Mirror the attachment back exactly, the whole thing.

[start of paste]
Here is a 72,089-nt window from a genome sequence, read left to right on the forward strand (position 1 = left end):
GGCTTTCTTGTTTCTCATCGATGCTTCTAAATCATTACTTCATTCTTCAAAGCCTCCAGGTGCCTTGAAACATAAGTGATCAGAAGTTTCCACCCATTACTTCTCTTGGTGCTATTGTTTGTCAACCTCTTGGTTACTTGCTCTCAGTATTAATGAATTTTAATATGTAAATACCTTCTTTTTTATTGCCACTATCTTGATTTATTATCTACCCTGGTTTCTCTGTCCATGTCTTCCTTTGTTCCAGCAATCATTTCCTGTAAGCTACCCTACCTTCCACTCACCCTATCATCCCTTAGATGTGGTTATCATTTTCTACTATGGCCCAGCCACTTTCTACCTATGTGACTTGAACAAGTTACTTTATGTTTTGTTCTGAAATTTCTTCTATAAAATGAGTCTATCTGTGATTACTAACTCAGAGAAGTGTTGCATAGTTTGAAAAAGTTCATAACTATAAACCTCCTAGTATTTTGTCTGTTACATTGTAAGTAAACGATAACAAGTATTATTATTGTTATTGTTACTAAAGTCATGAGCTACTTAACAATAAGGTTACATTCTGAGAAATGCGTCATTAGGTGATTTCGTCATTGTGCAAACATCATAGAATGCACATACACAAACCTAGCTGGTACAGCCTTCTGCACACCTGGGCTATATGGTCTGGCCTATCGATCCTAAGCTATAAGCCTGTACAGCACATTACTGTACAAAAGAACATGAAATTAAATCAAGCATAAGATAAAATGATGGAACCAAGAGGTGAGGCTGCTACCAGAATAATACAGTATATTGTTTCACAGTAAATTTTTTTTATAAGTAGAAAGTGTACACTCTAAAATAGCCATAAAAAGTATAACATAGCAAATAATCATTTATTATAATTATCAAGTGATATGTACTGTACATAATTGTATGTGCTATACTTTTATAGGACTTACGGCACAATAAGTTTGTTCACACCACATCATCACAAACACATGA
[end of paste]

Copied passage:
Here is a 72,089-nt window from a genome sequence, read left to right on the forward strand (position 1 = left end):
GGCTTTCTTGTTTCTCATCGATGCTTCTAAATCATTACTTCATTCTTCAAAGCCTCCAGGTGCCTTGAAACATAAGTGATCAGAAGTTTCCACCCATTACTTCTCTTGGTGCTATTGTTTGTCAACCTCTTGGTTACTTGCTCTCAGTATTAATGAATTTTAATATGTAAATACCTTCTTTTTTATTGCCACTATCTTGATTTATTATCTACCCTGGTTTCTCTGTCCATGTCTTCCTTTGTTCCAGCAATCATTTCCTGTAAGCTACCCTACCTTCCACTCACCCTATCATCCCTTAGATGTGGTTATCATTTTCTACTATGGCCCAGCCACTTTCTACCTATGTGACTTGAACAAGTTACTTTATGTTTTGTTCTGAAATTTCTTCTATAAAATGAGTCTATCTGTGATTACTAACTCAGAGAAGTGTTGCATAGTTTGAAAAAGTTCATAACTATAAACCTCCTAGTATTTTGTCTGTTACATTGTAAGTAAACGATAACAAGTATTATTATTGTTATTGTTACTAAAGTCATGAGCTACTTAACAATAAGGTTACATTCTGAGAAATGCGTCATTAGGTGATTTCGTCATTGTGCAAACATCATAGAATGCACATACACAAACCTAGCTGGTACAGCCTTCTGCACACCTGGGCTATATGGTCTGGCCTATCGATCCTAAGCTATAAGCCTGTACAGCACATTACTGTACAAAAGAACATGAAATTAAATCAAGCATAAGATAAAATGATGGAACCAAGAGGTGAGGCTGCTACCAGAATAATACAGTATATTGTTTCACAGTAAATTTTTTTTATAAGTAGAAAGTGTACACTCTAAAATAGCCATAAAAAGTATAACATAGCAAATAATCATTTATTATAATTATCAAGTGATATGTACTGTACATAATTGTATGTGCTATACTTTTATAGGACTTACGGCACAATAAGTTTGTTCACACCACATCATCACAAACACATGA